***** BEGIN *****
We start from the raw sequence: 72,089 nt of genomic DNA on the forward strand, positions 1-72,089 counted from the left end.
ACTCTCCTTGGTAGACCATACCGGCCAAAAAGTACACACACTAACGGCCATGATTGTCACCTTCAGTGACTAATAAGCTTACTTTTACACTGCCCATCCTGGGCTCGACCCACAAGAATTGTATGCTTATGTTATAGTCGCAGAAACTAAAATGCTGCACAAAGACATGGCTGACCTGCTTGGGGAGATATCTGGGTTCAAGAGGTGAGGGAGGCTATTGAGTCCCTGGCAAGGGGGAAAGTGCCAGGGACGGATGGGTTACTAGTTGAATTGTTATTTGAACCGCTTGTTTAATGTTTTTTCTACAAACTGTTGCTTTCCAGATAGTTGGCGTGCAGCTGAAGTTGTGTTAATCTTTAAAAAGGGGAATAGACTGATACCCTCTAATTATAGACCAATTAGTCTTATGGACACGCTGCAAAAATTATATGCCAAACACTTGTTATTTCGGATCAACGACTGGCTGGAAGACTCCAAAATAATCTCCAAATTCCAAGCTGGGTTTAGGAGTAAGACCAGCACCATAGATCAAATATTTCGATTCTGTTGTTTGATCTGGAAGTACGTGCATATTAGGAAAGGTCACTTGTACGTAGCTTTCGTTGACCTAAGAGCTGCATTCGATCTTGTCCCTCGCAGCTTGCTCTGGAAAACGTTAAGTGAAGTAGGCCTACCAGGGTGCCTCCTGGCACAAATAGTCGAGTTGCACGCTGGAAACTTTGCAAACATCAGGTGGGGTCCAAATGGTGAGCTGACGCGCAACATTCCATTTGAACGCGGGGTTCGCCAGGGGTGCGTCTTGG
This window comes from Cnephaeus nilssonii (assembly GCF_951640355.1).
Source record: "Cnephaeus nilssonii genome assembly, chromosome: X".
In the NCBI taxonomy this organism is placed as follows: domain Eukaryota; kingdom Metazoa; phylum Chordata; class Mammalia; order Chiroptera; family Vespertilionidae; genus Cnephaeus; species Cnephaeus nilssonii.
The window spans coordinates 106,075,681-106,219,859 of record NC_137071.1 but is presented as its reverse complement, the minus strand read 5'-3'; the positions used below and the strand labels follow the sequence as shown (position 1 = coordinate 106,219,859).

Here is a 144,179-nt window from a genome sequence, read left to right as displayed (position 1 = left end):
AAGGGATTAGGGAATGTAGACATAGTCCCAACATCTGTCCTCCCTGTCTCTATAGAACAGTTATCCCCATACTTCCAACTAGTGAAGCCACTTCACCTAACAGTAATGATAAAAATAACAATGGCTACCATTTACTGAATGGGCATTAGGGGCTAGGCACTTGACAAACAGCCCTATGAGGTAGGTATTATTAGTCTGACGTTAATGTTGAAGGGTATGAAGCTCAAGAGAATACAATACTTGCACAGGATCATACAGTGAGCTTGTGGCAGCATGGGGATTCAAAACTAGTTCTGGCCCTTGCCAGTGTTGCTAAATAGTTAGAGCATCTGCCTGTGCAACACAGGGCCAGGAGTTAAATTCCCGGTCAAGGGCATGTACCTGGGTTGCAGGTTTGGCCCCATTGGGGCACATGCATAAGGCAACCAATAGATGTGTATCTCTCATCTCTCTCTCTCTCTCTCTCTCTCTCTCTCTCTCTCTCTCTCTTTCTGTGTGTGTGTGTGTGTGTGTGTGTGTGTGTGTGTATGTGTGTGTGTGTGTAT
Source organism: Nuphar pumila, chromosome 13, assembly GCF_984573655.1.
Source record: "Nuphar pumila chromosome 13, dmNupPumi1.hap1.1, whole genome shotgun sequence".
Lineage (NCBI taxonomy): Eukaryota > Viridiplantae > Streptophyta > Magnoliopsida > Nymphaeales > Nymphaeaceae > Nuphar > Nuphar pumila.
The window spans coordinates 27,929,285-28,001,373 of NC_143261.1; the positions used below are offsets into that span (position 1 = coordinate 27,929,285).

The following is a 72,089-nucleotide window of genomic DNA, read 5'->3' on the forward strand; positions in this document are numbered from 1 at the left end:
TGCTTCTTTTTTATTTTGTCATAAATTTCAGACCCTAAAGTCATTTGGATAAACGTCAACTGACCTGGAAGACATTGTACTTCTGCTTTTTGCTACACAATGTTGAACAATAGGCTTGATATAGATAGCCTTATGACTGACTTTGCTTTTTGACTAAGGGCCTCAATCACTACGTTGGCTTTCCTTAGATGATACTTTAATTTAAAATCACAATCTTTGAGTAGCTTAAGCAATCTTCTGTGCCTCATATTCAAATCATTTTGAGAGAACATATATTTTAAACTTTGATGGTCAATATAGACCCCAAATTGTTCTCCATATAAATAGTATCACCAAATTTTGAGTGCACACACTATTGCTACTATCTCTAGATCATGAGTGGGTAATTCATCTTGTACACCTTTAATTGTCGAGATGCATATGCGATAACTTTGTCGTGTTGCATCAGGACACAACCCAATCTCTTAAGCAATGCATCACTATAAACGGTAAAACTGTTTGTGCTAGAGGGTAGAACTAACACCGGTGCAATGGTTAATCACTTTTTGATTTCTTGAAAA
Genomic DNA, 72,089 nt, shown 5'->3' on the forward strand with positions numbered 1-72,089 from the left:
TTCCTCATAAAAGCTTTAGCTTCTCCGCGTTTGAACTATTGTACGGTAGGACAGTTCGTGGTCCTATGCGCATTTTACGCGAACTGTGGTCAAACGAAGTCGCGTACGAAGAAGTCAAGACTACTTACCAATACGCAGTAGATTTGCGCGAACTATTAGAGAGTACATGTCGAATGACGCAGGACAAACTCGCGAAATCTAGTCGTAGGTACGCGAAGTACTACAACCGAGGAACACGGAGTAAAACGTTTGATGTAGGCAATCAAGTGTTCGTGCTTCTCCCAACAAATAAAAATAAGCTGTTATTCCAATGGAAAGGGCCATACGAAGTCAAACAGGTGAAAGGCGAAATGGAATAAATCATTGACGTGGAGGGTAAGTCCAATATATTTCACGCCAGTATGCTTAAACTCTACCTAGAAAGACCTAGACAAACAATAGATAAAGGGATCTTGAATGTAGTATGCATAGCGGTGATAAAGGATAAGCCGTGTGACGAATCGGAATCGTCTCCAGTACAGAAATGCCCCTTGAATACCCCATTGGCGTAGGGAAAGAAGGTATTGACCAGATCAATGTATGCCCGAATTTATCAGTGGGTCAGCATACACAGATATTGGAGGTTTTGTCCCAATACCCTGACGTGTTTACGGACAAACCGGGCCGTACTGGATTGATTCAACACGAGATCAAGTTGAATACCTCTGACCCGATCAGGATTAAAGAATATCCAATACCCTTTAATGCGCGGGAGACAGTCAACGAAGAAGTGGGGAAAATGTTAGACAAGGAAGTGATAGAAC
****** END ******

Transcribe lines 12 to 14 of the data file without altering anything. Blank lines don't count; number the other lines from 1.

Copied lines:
The window spans coordinates 27,929,285-28,001,373 of NC_143261.1; the positions used below are offsets into that span (position 1 = coordinate 27,929,285).

The following is a 72,089-nucleotide window of genomic DNA, read 5'->3' on the forward strand; positions in this document are numbered from 1 at the left end:
TGCTTCTTTTTTATTTTGTCATAAATTTCAGACCCTAAAGTCATTTGGATAAACGTCAACTGACCTGGAAGACATTGTACTTCTGCTTTTTGCTACACAATGTTGAACAATAGGCTTGATATAGATAGCCTTATGACTGACTTTGCTTTTTGACTAAGGGCCTCAATCACTACGTTGGCTTTCCTTAGATGATACTTTAATTTAAAATCACAATCTTTGAGTAGCTTAAGCAATCTTCTGTGCCTCATATTCAAATCATTTTGAGAGAACATATATTTTAAACTTTGATGGTCAATATAGACCCCAAATTGTTCTCCATATAAATAGTATCACCAAATTTTGAGTGCACACACTATTGCTACTATCTCTAGATCATGAGTGGGTAATTCATCTTGTACACCTTTAATTGTCGAGATGCATATGCGATAACTTTGTCGTGTTGCATCAGGACACAACCCAATCTCTTAAGCAATGCATCACTATAAACGGTAAAACTGTTTGTGCTAGAGGGTAGAACTAACACCGGTGCAATGGTTAATCACTTTTTGATTTCTTGAAAA